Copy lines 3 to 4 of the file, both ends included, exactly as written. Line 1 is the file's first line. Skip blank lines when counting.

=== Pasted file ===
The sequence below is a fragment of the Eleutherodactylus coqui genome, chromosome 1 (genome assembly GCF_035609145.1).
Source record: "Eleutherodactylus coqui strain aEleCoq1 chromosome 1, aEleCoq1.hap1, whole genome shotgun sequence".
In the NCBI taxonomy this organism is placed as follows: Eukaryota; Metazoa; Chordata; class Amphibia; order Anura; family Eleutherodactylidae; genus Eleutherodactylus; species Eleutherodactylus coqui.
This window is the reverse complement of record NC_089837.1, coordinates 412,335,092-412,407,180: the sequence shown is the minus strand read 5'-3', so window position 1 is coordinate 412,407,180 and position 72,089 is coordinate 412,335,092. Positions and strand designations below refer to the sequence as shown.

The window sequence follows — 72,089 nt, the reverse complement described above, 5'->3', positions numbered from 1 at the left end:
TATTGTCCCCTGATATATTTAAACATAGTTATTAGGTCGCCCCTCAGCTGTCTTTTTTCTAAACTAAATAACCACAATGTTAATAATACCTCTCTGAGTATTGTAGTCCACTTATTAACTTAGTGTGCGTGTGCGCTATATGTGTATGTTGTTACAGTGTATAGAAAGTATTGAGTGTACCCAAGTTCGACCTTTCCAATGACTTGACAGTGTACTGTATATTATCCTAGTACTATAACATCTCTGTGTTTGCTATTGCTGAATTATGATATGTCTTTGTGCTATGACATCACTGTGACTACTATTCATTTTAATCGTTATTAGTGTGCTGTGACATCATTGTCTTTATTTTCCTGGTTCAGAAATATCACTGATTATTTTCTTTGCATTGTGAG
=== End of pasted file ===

In the NCBI taxonomy this organism is placed as follows: Eukaryota; Metazoa; Chordata; class Amphibia; order Anura; family Eleutherodactylidae; genus Eleutherodactylus; species Eleutherodactylus coqui.
This window is the reverse complement of record NC_089837.1, coordinates 412,335,092-412,407,180: the sequence shown is the minus strand read 5'-3', so window position 1 is coordinate 412,407,180 and position 72,089 is coordinate 412,335,092. Positions and strand designations below refer to the sequence as shown.